• 1 year
  • 5 years
  • Never

By selecting 1 year, we are using the Retention Policy Tag that allows the user to select 1 year.  If we select User Folder Policy, we are essentially reverting back to the default setting which let’s the Default Policy Tag (2 years) to govern when that specific item gets moved to the archive.  So think of the Default Policy Tag as the default permission whereas a Policy Tag is a way for a user to override the Default Permission (the Default Policy Tag).

Retention Policy

A Retention Policy contains a Default Policy Tag and Policy Tags.  You assign this Retention Policy to a user.

A Walkthrough of Creating a Retention Policy in the Exchange Management Console

Microsoft is moving away from MRM 1.0.  In fact, in the Exchange 2010 SP1 Exchange Management Console, Managed Folders and Custom Managed Folders which were MRM 1.0 functionality has been removed.  The Exchange Management Shell still has MRM 1.0 functionality.  As you can see by the following image, there’s no Managed Folders or Custom Managed Folder tabs.  But, there is a Retention Policy Tags and a Retention Policies Tab.

The Scenario

Let’s say we have a MRM 1.0 policy that does the following: When an item is moved to Deleted Items, after 14 days it will be deleted with the ability to recover that deleted item.  In MRM 1.0 we couldn’t create any user configurable options.  But with Exchange 2010, we can use Policy Tags to allow our users to override the default we give them. We want to create a similar policy in Exchange 2010 SP1 (RTM did have Retention Policies but not the ability to create them in the Exchange Management Console).  We also want to take advantage of the Default Policy Tag to take care of the 14 day deletion but also provide additional Policy Tags to allow users to be able to choose a different time limit such as 7 days and 21 days.  Let’s go ahead and create a Default Policy Tag to Delete Items after 14 days.

So to recap the goals of our Retention Policy:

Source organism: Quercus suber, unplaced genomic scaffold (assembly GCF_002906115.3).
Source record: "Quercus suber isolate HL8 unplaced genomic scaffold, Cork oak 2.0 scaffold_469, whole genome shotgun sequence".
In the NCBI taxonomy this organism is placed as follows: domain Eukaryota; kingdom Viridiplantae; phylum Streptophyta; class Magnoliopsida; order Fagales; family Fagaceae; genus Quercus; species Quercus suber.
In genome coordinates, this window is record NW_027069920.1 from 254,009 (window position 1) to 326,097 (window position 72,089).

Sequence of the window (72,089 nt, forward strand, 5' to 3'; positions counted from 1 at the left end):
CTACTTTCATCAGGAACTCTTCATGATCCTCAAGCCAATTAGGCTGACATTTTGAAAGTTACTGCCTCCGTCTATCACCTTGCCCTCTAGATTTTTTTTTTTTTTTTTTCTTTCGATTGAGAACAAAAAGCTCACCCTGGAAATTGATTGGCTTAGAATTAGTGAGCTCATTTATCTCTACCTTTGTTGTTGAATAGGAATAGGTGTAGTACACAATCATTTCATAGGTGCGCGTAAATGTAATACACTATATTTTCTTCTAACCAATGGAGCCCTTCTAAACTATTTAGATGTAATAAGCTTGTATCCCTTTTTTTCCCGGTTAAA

• Default Policy Tag to delete all items in the Deleted Items folder after 14 days
  • Policy Tag to allow users to override the Default Policy Tag and be able to select 7 days for individual folders and/or items
  • Policy Tag to allow users to override the Default Policy Tag and be able to select 21 days for individual folders and/or items

So let’s create our first Retention Policy Tag which will become our Default Policy Tag because we are assigning it to a folder that Exchange creates, the Deleted Items folder.

We then want to allow the user the ability to select 7 days and 21 days. We will assign the Tag Type to Personal Folders which essentially makes it into a Policy Tag rather than a Default Policy Tag and will allow the users in Outlook 2010 to select 7 days or 21 days to override the Folder Policy (Default Policy Tag).

Let’s go ahead and create our 7 day Retention Tag.

Let’s go ahead and create our 21 day Retention Tag.

We can now see the Retention Tags and the Default Policy Tag.

So let’s go over to the Retention Policies Tab and create a new Retention Policy that includes all three of our Retention Policy Tags.

During the Policy creation we can specify mailboxes to associate the policy to; which I did.  After assigning the policy and running the Managed Folder Assistant (Start-ManagedFolderAssistant) to expedite the process of assigning the policy to the mailbox, I launched Outlook 2010 with this user’s account profile.

If we take a look at the Inbox Policy, it just says to use the Parent Policy.

But if we look at the Deleted Items Folder in which we created the Default Policy Tag for, we can see our Default Policy Tag at work.